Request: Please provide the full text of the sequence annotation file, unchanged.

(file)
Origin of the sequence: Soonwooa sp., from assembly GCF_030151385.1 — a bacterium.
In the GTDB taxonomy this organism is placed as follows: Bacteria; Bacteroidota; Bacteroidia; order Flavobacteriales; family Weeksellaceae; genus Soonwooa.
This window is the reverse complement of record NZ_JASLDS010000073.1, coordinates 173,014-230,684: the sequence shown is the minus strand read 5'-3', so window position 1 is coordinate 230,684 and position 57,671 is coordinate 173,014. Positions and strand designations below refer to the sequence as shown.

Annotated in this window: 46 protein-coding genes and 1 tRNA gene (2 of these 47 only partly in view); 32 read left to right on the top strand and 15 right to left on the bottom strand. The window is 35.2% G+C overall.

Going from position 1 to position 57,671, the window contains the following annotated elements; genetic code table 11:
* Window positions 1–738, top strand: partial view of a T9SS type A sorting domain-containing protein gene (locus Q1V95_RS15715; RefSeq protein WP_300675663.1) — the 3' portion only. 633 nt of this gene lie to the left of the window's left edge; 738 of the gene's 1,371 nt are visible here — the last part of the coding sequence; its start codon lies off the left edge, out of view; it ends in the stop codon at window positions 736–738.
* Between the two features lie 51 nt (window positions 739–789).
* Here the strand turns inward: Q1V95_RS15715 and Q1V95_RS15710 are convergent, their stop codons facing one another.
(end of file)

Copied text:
Origin of the sequence: Soonwooa sp., from assembly GCF_030151385.1 — a bacterium.
In the GTDB taxonomy this organism is placed as follows: Bacteria; Bacteroidota; Bacteroidia; order Flavobacteriales; family Weeksellaceae; genus Soonwooa.
This window is the reverse complement of record NZ_JASLDS010000073.1, coordinates 173,014-230,684: the sequence shown is the minus strand read 5'-3', so window position 1 is coordinate 230,684 and position 57,671 is coordinate 173,014. Positions and strand designations below refer to the sequence as shown.

Annotated in this window: 46 protein-coding genes and 1 tRNA gene (2 of these 47 only partly in view); 32 read left to right on the top strand and 15 right to left on the bottom strand. The window is 35.2% G+C overall.

Going from position 1 to position 57,671, the window contains the following annotated elements; genetic code table 11:
* Window positions 1–738, top strand: partial view of a T9SS type A sorting domain-containing protein gene (locus Q1V95_RS15715; RefSeq protein WP_300675663.1) — the 3' portion only. 633 nt of this gene lie to the left of the window's left edge; 738 of the gene's 1,371 nt are visible here — the last part of the coding sequence; its start codon lies off the left edge, out of view; it ends in the stop codon at window positions 736–738.
* Between the two features lie 51 nt (window positions 739–789).
* Here the strand turns inward: Q1V95_RS15715 and Q1V95_RS15710 are convergent, their stop codons facing one another.